Why Good Skiers Make Bad Calls

MARTIN CHESTER on the risky business of backcountry skiing and why good skiers still make bad calls

When I started training as a guide, the focus was on environmental factors and the mechanics of avalanches. Very quickly, people recognised that these natural events are going to happen, and no amount of poking, pulling, digging and sawing will help if the decisions we make put us in the wrong place at the wrong time. Sometimes good decision-making is not so easy because humans are not very good at understanding risk. From aviation to medicine, social sciences have been exploring why skilled people still have dumb accidents. All the time.

Don’t get me wrong, I’m no safety nerd. I am a huge advocate for risk-taking. You wouldn’t dream of trying to learn French without speaking French. So don’t believe you can learn how to assess and manage risk without taking some now and then. But to make good decisions, you need to know and understand the risks you are taking. 

In the early 2000s, avy researcher Ian McCammon analysed avalanche accidents and found six classic decision-making traps (‘Heuristic Traps in Recreational Avalanche Accidents’) listed here under the acronym FACETS. These can help explain why we get giddy and find ourselves taking greater risks than we might have expected, and making duff calls, in the backcountry:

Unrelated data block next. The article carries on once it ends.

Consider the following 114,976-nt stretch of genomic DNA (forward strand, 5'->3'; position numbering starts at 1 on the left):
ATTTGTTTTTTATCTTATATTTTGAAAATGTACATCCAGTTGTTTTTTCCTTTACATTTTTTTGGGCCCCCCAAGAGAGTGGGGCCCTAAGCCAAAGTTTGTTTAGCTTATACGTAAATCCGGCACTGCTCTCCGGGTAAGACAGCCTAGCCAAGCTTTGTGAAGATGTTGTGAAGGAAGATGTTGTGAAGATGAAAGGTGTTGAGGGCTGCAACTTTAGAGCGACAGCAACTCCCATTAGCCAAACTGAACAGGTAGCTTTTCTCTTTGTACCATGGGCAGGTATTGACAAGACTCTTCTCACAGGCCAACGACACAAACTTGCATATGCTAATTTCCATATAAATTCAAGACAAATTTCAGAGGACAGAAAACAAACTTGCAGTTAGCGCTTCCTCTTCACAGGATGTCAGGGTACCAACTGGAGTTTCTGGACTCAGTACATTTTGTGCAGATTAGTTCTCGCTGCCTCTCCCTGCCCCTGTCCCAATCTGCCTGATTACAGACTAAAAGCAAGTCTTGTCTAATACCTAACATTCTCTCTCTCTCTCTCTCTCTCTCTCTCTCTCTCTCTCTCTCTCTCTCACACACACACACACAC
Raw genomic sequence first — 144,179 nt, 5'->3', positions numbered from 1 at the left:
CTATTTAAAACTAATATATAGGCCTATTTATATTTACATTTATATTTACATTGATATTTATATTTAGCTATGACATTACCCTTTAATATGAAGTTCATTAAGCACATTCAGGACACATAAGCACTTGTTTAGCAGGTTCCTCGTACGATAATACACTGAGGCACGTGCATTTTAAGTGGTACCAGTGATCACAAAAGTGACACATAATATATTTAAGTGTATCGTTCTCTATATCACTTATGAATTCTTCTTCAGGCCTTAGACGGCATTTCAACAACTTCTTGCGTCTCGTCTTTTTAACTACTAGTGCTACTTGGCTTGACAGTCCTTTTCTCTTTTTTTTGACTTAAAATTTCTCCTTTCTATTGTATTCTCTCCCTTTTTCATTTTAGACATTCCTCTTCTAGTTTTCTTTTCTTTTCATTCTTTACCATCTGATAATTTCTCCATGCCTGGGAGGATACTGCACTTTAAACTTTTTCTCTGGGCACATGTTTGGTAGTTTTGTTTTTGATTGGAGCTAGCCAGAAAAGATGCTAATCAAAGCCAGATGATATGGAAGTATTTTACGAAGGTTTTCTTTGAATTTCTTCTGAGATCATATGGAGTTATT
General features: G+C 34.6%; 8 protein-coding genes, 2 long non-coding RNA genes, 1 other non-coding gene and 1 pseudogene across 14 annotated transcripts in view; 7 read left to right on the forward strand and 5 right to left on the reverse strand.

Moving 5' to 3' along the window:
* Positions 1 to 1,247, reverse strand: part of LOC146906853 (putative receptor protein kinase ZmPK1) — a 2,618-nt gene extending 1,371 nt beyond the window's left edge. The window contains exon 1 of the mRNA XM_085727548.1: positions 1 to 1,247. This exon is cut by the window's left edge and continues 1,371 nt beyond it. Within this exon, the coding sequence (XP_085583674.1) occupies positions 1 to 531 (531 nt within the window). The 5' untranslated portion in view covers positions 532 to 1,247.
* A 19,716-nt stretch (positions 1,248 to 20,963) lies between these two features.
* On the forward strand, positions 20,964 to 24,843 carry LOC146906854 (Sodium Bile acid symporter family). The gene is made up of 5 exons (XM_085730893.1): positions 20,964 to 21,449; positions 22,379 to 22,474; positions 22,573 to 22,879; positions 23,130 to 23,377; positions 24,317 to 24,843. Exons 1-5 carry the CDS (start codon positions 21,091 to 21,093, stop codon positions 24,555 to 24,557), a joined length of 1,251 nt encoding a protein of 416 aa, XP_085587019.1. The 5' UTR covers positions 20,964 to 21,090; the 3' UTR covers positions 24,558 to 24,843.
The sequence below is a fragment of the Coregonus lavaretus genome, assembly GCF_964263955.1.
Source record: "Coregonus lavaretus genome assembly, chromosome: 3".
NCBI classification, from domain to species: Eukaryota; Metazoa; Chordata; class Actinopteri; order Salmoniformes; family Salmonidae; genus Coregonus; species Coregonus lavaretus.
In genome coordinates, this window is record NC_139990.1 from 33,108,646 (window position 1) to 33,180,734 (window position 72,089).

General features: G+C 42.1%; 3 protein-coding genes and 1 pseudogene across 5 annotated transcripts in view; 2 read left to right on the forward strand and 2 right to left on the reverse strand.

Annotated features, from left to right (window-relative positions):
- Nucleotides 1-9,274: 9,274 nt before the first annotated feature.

F is for Familiarity

“Parties travelling in familiar terrain made riskier decisions than parties travelling in unfamiliar terrain. This effect was especially pronounced for parties with substantial experience and training.”

Ever found yourself thinking (or saying), “hey – we can head to the trees at XXX, it’s always safe over there”? If so, you are falling into the trap of making decisions based on sometimes hazy and outdated memories, rather than the evidence in front of you. And for those of us who are here for the season, or well trained and think we are wise to all this, beware… it turns out we take even greater risks on our home patch.

A is for Acceptance

We will go to extraordinary lengths to fit in and be accepted by members of our team. “Accident parties that included females made riskier decisions than parties of all males. The effect was most pronounced in parties with little avalanche training. It is notable that these were precisely the parties in which women were least likely to participate.”

Ever found yourself thinking: “I think this is a duff call, but I don’t want to be the party pooper.” It’s best to question whether you are really prepared to risk it all, just to fit in. 

C is for Consistency

“Parties that were highly committed to a goal – a summit, ski slope or an objective in deteriorating weather – made riskier decisions than parties just out for a day. This effect was most pronounced in parties of four or more.”

I’ve said it before and I’ll say it again a million times: always make sure you have a suitably appealing plan B, C or D, so that when you get that twitch, backing off plan A is easier to swallow. Teams who get set on a plan, then fail to readjust, are on a dangerous track. Especially when it is so tricky to come back with nothing. Talking of which, beware the Sunk Cost Fallacy. Stolen from the world of behavioural economics, and just as true in business as in avalanche terrain, it turns out we are super-motivated to avoid any kind of loss. By the time we have ‘invested’ (financially, or in metres and hours of skinning, in our case) it becomes really hard to let it go and come back empty handed. Hence people find themselves skiing things they would have ruled out as crazy, if asked at the start of the day. Ever been there? I have! To recognise it is the only way to avoid it.